Negril 'ortho' clinic returns after 20-month break due to novel coronavirus pandemicThursday, September 02, 2021
NEGRIL, Westmoreland — More than 60 children were recently provided with orthotics care at the Riu-funded Negril Paediatric Orthopaedic clinic, which recently returned to action following a 20-month hiatus brought on by the COVID-19 outbreak.
The clinic provides lower limb orthotics made in North America, donated by families to assist children who are afflicted with deformed feet resulting from conditions such as spina bifida and cerebral palsy.
These orthotics, or braces for feet, are retrofitted at the clinic's workshop in Negril and given to patients at no cost to them. The clinic, which is serviced by specialists from Canada and the United States who volunteer their time, is usually held four times per year.
As usual, as part of the hotel chain's “charitable accommodation” programme, Riu recently accommodated the entire medical team out of the US and Canada involved in the colossal social project.
The clinic has been operating in Negril for over 12 years, hosting four three-day missions carried out by the volunteer doctors each year. This year, however, a fifth trip is expected to make up for the time lost in the children's treatment due to the novel coronavirus pandemic.
According to project coordinator Elaine Allen Bradley, a retired nurse, during the 20-month absence of the clinics, she was constantly in contact by telephone with the patients' parents advising them to ensure that the children “exercise and stretch, out of fear of them outgrowing the braces and return to starting point.”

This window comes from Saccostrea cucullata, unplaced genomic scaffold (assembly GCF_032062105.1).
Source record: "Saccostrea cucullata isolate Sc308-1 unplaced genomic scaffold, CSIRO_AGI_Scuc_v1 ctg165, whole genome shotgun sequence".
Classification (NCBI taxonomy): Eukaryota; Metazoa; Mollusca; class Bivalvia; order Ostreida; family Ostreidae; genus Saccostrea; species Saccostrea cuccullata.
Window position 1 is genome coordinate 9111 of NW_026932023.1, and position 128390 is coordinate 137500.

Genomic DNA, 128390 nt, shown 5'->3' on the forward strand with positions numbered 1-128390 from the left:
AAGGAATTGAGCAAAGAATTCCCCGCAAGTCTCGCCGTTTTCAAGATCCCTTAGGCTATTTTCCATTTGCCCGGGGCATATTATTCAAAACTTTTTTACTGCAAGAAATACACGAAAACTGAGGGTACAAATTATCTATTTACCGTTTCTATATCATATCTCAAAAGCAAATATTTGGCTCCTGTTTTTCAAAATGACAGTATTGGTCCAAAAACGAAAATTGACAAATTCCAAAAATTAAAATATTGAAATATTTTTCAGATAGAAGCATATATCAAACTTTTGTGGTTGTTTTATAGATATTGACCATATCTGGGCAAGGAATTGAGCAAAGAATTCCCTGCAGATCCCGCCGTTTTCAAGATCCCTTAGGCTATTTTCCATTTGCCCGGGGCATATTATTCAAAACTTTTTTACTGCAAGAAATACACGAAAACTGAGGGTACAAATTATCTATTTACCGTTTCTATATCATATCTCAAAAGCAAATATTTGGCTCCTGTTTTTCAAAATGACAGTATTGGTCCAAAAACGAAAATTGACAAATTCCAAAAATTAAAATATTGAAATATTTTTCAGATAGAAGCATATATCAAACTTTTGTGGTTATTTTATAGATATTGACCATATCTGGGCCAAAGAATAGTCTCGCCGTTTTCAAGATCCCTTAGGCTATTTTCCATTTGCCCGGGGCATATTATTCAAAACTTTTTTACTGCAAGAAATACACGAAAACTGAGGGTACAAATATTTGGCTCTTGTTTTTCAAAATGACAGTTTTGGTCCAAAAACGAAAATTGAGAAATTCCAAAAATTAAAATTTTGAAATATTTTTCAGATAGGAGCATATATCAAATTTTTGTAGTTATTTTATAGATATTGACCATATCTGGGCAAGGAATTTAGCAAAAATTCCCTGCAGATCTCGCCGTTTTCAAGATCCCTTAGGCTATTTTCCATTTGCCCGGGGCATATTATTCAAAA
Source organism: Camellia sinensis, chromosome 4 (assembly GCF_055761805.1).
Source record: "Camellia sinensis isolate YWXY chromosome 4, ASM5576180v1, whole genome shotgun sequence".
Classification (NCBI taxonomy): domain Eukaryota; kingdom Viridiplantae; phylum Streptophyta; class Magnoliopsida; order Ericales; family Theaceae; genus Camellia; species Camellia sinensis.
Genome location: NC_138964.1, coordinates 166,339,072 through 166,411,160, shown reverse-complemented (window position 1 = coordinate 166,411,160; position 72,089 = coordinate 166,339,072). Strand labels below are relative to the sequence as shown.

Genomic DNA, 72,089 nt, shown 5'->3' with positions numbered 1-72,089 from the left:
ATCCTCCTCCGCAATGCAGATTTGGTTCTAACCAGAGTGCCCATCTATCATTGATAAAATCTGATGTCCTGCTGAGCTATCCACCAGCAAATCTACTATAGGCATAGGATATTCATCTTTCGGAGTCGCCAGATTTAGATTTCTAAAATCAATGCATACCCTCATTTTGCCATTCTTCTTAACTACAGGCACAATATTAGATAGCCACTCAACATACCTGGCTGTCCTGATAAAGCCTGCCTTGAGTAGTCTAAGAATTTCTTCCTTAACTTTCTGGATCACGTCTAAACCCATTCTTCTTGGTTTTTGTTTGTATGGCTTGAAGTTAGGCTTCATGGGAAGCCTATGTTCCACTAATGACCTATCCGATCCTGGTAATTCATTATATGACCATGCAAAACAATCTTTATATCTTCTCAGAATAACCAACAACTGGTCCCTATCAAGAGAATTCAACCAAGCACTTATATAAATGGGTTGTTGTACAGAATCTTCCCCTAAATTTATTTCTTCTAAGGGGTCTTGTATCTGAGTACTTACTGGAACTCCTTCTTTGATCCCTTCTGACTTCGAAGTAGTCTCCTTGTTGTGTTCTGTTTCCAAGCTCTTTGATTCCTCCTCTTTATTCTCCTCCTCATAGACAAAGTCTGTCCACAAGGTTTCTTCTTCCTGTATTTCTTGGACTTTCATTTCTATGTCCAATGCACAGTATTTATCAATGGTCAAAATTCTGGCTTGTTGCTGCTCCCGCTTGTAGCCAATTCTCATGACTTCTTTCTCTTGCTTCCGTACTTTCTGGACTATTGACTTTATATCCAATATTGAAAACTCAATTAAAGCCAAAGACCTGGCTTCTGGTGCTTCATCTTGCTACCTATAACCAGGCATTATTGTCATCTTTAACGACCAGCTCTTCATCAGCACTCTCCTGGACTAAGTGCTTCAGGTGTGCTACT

“...Every day I am on the phone because when you put the braces on the kids you have to follow up to make sure, especially because we didn't have a clinic since COVID [outbreak], that the kids exercise and stretch. The kids' bones are young and if they don't get exercises and stretching and they outgrow the braces they will go straight back to square one and we did not want that,” she explained.
She expressed a sigh of relief after realising at the recent clinic that the patients followed her instructions.
“When we had that clinic in July I was so glad. They (parents) complied to advice. We saw over 60 patients and not one of them had gone back to square one. So the parents were doing the exercises,” Allen Bradley said, adding that the clinic was originally designed for western Jamaica but now is attracting patients, up to eight-year-old, from all across the country.
The Spanish hotel chain, which has been covering the clinic's monthly $35,000 rent and maintenance costs since it was opened in 2009, also accommodates all doctors who offer treatment on a voluntary basis at the clinic.
Allen Bradley highlighted RIU's unflinching support of the clinic over time.
“Riu gives me everything I need to run the clinic efficiently and professionally. If I say to them give me $100,000, they give it to me. So RIU is very much integral and every month they give me money to put into the clinic's account,” Bradley said.
“During COVID we needed a few more chairs because you cannot have all of them [children] sitting in the clinic, you have to have some of them sitting outside, and RIU ensured that they were there.”